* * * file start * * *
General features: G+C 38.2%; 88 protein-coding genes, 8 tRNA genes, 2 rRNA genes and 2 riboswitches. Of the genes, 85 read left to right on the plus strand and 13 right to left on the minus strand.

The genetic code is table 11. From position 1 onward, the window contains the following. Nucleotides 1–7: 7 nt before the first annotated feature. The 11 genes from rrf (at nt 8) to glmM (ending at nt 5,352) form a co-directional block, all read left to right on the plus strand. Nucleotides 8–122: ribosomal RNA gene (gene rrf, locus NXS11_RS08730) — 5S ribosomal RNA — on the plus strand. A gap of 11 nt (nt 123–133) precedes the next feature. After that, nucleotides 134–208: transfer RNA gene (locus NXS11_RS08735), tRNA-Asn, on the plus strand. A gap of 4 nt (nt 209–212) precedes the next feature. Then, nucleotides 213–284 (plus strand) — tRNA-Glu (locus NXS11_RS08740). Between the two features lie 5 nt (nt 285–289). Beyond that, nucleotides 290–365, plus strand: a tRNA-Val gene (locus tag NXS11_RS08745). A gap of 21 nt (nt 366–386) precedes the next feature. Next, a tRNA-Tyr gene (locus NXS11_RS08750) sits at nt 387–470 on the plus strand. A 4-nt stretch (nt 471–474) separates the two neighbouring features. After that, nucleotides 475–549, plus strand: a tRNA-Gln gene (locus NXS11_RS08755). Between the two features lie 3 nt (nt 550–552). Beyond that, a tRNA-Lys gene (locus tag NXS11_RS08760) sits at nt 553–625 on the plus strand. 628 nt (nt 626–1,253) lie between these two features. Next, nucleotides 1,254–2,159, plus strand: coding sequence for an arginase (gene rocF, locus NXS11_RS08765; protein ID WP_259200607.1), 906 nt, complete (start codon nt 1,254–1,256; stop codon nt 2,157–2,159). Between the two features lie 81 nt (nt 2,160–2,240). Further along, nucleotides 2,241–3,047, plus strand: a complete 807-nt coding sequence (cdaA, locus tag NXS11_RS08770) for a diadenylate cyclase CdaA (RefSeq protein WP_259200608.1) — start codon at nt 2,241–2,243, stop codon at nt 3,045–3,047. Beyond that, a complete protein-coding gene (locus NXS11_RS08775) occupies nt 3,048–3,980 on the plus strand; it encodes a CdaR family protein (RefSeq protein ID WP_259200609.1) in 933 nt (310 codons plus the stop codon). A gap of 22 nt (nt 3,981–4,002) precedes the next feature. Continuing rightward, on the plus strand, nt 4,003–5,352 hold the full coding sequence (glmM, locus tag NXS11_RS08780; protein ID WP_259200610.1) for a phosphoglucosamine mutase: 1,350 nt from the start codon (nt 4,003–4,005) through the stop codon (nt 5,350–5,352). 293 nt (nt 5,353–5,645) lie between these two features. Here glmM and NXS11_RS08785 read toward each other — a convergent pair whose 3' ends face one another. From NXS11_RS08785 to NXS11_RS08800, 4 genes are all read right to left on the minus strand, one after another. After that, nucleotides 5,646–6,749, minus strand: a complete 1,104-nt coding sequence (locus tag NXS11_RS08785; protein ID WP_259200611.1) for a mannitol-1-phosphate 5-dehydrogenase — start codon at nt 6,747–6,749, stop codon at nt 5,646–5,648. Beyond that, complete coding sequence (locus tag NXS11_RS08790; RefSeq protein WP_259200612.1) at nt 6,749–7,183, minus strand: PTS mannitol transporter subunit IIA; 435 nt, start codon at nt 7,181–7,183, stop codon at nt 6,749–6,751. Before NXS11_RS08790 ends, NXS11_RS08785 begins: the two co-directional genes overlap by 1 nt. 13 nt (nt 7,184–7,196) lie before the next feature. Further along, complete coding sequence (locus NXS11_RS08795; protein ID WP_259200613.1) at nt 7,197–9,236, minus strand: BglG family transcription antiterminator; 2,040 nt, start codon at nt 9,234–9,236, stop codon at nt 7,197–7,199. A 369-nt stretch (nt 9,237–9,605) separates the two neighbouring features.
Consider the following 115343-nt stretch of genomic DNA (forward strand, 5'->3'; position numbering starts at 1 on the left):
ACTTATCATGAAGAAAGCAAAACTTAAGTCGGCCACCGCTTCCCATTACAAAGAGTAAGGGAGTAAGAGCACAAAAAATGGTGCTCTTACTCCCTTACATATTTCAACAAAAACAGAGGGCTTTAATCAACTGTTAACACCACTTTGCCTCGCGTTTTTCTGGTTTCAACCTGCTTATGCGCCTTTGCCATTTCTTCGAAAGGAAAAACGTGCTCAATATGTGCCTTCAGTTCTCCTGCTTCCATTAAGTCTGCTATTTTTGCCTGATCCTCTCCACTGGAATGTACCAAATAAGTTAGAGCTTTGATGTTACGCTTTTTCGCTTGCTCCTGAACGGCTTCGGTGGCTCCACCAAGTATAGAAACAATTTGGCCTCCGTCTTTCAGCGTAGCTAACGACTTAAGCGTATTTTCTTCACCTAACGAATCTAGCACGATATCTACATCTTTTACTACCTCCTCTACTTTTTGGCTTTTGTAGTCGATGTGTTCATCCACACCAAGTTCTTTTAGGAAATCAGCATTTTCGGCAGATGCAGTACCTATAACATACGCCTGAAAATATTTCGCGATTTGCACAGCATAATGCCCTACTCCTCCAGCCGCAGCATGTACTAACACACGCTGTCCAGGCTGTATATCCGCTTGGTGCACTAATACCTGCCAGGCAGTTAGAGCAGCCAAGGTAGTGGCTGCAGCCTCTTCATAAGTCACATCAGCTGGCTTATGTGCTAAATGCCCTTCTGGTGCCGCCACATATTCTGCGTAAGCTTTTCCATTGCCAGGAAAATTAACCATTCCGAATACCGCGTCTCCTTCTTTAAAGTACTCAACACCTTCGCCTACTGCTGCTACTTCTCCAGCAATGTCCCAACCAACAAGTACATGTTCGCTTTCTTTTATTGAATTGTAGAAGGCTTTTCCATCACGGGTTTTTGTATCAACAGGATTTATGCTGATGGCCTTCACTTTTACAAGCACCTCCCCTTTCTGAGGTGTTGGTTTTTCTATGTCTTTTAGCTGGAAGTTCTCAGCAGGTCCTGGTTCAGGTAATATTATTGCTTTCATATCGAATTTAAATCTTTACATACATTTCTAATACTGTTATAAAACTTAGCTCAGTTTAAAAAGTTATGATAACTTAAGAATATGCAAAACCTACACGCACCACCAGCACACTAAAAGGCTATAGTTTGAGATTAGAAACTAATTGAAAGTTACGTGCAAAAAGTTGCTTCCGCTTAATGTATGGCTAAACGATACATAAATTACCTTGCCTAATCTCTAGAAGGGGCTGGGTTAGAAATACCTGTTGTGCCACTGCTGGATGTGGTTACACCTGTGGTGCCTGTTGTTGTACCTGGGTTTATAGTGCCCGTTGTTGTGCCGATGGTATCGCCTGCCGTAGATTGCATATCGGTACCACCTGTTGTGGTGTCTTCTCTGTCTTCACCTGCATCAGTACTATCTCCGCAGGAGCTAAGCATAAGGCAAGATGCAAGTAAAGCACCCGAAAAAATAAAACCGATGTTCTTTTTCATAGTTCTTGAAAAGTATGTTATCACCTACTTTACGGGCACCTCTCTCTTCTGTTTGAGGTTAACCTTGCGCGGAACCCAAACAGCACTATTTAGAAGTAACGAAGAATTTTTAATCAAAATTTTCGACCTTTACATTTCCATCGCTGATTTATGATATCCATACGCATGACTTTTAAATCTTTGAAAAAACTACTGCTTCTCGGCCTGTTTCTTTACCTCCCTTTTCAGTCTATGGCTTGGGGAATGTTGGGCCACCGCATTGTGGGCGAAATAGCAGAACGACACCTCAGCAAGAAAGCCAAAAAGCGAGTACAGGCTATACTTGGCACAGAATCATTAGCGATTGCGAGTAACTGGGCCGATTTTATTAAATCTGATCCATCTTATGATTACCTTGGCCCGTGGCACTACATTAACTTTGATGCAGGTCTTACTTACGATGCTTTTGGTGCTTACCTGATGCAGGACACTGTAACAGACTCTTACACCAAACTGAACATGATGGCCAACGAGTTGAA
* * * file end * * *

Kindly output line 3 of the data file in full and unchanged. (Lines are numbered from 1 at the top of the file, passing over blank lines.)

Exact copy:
Consider the following 115343-nt stretch of genomic DNA (forward strand, 5'->3'; position numbering starts at 1 on the left):